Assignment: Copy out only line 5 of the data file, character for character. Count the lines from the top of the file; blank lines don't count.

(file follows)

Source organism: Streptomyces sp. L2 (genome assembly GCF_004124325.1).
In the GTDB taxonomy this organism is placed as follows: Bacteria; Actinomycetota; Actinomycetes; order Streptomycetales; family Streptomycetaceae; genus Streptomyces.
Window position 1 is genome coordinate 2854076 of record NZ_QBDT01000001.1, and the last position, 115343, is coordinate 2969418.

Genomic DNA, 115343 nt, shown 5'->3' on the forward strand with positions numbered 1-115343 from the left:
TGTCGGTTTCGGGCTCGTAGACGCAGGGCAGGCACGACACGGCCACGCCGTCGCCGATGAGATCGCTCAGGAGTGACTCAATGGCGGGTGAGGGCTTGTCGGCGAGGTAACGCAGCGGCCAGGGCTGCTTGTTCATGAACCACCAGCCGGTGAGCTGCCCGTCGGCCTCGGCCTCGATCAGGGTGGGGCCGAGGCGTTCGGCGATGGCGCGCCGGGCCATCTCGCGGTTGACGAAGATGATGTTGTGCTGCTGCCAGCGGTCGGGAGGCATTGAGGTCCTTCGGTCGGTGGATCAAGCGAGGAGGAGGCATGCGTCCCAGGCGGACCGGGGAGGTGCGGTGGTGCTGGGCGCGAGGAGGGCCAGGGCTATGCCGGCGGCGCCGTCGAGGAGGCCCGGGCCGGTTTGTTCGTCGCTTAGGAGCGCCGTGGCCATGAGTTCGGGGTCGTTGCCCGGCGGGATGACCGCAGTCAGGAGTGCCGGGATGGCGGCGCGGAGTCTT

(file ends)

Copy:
TGTCGGTTTCGGGCTCGTAGACGCAGGGCAGGCACGACACGGCCACGCCGTCGCCGATGAGATCGCTCAGGAGTGACTCAATGGCGGGTGAGGGCTTGTCGGCGAGGTAACGCAGCGGCCAGGGCTGCTTGTTCATGAACCACCAGCCGGTGAGCTGCCCGTCGGCCTCGGCCTCGATCAGGGTGGGGCCGAGGCGTTCGGCGATGGCGCGCCGGGCCATCTCGCGGTTGACGAAGATGATGTTGTGCTGCTGCCAGCGGTCGGGAGGCATTGAGGTCCTTCGGTCGGTGGATCAAGCGAGGAGGAGGCATGCGTCCCAGGCGGACCGGGGAGGTGCGGTGGTGCTGGGCGCGAGGAGGGCCAGGGCTATGCCGGCGGCGCCGTCGAGGAGGCCCGGGCCGGTTTGTTCGTCGCTTAGGAGCGCCGTGGCCATGAGTTCGGGGTCGTTGCCCGGCGGGATGACCGCAGTCAGGAGTGCCGGGATGGCGGCGCGGAGTCTT